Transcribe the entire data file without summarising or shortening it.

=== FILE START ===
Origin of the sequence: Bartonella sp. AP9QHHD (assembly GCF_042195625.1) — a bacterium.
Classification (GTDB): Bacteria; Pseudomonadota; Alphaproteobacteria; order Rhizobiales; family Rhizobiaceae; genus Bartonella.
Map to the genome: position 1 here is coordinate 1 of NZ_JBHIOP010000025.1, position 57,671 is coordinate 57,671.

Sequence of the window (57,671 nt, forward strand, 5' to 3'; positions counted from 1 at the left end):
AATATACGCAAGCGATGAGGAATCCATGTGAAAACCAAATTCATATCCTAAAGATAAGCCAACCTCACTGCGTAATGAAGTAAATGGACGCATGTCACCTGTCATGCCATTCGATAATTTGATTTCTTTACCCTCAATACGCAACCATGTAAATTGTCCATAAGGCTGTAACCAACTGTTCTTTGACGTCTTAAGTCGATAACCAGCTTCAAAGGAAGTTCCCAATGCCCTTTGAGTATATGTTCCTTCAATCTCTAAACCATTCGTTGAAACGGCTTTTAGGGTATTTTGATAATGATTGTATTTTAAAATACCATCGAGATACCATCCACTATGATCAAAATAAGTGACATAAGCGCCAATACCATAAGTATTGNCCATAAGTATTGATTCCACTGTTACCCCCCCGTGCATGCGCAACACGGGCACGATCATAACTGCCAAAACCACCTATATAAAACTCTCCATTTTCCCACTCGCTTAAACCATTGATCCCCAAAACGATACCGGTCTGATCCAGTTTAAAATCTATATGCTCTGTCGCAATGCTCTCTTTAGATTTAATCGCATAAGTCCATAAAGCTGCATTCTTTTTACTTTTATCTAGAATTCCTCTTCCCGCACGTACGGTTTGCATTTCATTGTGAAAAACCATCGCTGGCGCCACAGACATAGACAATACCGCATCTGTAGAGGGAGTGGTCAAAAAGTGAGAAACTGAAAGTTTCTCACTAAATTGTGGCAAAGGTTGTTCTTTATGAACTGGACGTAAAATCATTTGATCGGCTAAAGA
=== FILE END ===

Origin of the sequence: Bartonella sp. AP9QHHD (assembly GCF_042195625.1) — a bacterium.
Classification (GTDB): Bacteria; Pseudomonadota; Alphaproteobacteria; order Rhizobiales; family Rhizobiaceae; genus Bartonella.
Map to the genome: position 1 here is coordinate 1 of NZ_JBHIOP010000025.1, position 57,671 is coordinate 57,671.

Sequence of the window (57,671 nt, forward strand, 5' to 3'; positions counted from 1 at the left end):
AATATACGCAAGCGATGAGGAATCCATGTGAAAACCAAATTCATATCCTAAAGATAAGCCAACCTCACTGCGTAATGAAGTAAATGGACGCATGTCACCTGTCATGCCATTCGATAATTTGATTTCTTTACCCTCAATACGCAACCATGTAAATTGTCCATAAGGCTGTAACCAACTGTTCTTTGACGTCTTAAGTCGATAACCAGCTTCAAAGGAAGTTCCCAATGCCCTTTGAGTATATGTTCCTTCAATCTCTAAACCATTCGTTGAAACGGCTTTTAGGGTATTTTGATAATGATTGTATTTTAAAATACCATCGAGATACCATCCACTATGATCAAAATAAGTGACATAAGCGCCAATACCATAAGTATTGNCCATAAGTATTGATTCCACTGTTACCCCCCCGTGCATGCGCAACACGGGCACGATCATAACTGCCAAAACCACCTATATAAAACTCTCCATTTTCCCACTCGCTTAAACCATTGATCCCCAAAACGATACCGGTCTGATCCAGTTTAAAATCTATATGCTCTGTCGCAATGCTCTCTTTAGATTTAATCGCATAAGTCCATAAAGCTGCATTCTTTTTACTTTTATCTAGAATTCCTCTTCCCGCACGTACGGTTTGCATTTCATTGTGAAAAACCATCGCTGGCGCCACAGACATAGACAATACCGCATCTGTAGAGGGAGTGGTCAAAAAGTGAGAAACTGAAAGTTTCTCACTAAATTGTGGCAAAGGTTGTTCTTTATGAACTGGACGTAAAATCATTTGATCGGCTAAAGA